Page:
Hostick Awards announced
The Illinois Historic Preservation Agency and Illinois State Historical Society are pleased to announce the winners of the 2004 King V. Hostick Awards. This year's recipients and their proposals are: Dana Weiner, Chicago, Illinois "Racial Radicals, Principles Enacted: The Struggle Against Inequality, Prejudice, and Slavery, 1829-1870." Award, $2,020.
Cheryl Hudson, Oxford, United Kingdom
"Making the Modern Citizen: Political Culture in Chicago, 1890-1930." Award, $2,300.
Kenya Davis-Hayes, Lafayette, Indiana
"Lessons of Place: A Case Study for the Creation of Physical and Curricular Segregation, 1910-1920." Award, $3000.
The Agency and Society invite applications for the 2005 King V. Hostick Award. The award, established by the late manuscript dealer King V. Hostick, provides financial assistance to graduate students in history and library science while writing dissertations dealing with Illinois. Preference may be given to research conducted at the Illinois State Historical Library. Stipends are individually determined up to $3,000. All applications must be received In I ebruary 6, 2005. For further information, contact Thomas F. Schwartz, Illinois State Historian, Illinois Historic Preservation Agency, #1 Old State Capitol Plaza, Springfield, Illinois. 62701-1507. For telephone or e-mail queries, call 217-782-2118, or write torn firstname.lastname@example.org. Guidelines for King V. Hostick Award applicants are available on line at www.historyillinois.org
History and technology
The 25th annual Illinois History Symposium will be held December 3-4 at the Crowne Plaza Hotel in Springfield. This year's symposium, themed "Engineering Illinois: Medicine, Science, and Technology Since 1818,' will offer Continuing Professional Development Units (CPDUs) for teachers and feature an Illinois Video Documentary Fair. Filmmaker Jeffrey Chown of Northern Illinois University, whose documentaries about John Peter Altgeld and the Black Hawk war have won national awards, will moderate a special session at the symposium.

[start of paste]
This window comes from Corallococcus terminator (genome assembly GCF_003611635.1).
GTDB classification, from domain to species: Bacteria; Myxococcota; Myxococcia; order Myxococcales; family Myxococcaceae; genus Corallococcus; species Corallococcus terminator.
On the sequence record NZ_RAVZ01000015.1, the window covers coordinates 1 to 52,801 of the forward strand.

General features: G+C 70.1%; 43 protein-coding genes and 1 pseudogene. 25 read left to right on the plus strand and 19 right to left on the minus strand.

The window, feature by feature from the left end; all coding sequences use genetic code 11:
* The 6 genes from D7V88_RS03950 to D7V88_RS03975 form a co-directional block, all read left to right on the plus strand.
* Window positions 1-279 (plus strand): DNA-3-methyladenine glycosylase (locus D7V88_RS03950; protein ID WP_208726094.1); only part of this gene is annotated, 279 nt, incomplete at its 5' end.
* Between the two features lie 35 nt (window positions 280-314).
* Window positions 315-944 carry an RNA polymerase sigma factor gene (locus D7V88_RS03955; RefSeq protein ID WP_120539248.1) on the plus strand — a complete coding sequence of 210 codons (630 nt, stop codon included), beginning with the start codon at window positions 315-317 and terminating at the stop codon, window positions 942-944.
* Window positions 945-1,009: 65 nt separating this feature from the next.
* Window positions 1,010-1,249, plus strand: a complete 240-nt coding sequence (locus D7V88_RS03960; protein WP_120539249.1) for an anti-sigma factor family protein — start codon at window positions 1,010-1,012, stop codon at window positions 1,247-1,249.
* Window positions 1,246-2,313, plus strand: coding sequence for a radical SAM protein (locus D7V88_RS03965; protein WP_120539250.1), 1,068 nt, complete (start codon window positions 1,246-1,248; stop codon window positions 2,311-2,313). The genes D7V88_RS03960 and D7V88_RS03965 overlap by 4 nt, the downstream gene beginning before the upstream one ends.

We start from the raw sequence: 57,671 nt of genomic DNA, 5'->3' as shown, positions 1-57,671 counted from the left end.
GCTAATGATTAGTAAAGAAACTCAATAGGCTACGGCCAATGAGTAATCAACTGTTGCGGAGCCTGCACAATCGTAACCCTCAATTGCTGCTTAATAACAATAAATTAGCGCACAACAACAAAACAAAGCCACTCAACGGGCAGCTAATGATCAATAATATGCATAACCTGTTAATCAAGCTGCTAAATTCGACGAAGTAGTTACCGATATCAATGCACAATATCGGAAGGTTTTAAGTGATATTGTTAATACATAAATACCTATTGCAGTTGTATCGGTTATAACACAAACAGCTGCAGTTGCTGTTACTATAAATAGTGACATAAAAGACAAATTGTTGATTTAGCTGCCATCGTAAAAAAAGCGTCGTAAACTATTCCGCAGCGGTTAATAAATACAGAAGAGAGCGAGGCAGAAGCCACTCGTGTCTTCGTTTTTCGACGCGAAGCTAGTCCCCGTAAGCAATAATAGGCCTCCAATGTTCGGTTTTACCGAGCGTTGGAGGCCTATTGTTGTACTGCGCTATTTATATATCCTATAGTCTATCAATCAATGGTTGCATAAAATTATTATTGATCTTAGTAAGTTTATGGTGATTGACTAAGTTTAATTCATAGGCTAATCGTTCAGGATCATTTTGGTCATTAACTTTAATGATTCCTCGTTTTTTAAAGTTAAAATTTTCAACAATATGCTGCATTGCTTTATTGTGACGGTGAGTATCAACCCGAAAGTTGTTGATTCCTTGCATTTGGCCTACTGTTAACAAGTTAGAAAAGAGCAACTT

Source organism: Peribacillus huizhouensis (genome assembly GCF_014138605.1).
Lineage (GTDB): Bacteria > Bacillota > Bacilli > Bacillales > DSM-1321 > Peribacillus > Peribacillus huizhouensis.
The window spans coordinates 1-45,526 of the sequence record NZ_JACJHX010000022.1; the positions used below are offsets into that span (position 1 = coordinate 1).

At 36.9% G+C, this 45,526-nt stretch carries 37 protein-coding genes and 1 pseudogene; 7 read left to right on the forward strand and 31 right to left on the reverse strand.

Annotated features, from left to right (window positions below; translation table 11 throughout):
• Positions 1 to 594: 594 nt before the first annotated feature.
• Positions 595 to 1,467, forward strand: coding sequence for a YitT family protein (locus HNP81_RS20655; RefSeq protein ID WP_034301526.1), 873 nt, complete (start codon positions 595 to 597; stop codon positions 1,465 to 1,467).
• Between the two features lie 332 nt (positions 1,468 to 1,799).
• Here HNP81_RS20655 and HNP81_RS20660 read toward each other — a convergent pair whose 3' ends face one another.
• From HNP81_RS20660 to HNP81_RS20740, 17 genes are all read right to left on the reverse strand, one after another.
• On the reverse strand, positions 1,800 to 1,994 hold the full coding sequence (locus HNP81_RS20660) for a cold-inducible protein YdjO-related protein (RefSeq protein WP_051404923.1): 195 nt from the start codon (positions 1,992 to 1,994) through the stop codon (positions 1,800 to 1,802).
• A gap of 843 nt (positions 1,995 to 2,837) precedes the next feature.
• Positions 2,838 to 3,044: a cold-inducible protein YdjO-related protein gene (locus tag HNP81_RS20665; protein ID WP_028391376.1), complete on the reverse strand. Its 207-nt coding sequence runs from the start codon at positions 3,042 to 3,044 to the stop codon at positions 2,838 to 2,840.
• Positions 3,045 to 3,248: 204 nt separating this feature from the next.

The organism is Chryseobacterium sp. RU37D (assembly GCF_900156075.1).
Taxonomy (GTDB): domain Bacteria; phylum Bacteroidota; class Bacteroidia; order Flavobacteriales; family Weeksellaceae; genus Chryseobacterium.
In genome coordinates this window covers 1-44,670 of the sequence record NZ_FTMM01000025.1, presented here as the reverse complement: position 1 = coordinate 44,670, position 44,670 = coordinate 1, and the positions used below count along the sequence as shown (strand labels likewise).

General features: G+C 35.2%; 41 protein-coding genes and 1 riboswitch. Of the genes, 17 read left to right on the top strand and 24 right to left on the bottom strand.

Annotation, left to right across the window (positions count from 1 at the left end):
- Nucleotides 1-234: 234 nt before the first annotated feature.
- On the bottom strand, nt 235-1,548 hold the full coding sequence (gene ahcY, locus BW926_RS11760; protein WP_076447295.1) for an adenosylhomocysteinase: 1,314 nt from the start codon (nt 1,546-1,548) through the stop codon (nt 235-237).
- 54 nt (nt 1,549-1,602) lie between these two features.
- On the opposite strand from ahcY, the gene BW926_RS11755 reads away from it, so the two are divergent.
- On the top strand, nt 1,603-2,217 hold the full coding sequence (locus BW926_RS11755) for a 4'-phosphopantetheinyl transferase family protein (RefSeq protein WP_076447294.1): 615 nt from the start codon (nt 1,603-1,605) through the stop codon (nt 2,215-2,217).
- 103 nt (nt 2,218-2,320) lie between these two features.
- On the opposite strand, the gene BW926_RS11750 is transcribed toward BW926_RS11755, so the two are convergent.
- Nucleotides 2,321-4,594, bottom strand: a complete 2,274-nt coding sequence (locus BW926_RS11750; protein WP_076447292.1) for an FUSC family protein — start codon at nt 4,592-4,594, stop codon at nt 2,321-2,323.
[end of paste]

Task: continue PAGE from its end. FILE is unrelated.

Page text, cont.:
This year's Symposium topics focus on technology, but several aspects of Illinois history, including the Underground Railroad, Civil War prisons, social and political state history, and the history of medicine will be featured.
The symposium will also feature sessions on teaching Illinois history at the college level and on organizing history clubs for middle and high school students. For more information, or for a list of symposium sessions, visit the Society website at www.historyillinois.org.
"Springfield's Lincoln," a new hands-on sculpture by Larry Anderson of Tacoma, Washington, was unveiled on the Old State Capitol Plaza in Springfield, June 6. The lifesize sculpture features Abraham and Mary Lincoln, with Willie Lincoln in the foreground, shown waving goodbye to his brother Robert (not pictured) as he goes off to school. Photograph by William Furry
Chicago with a twist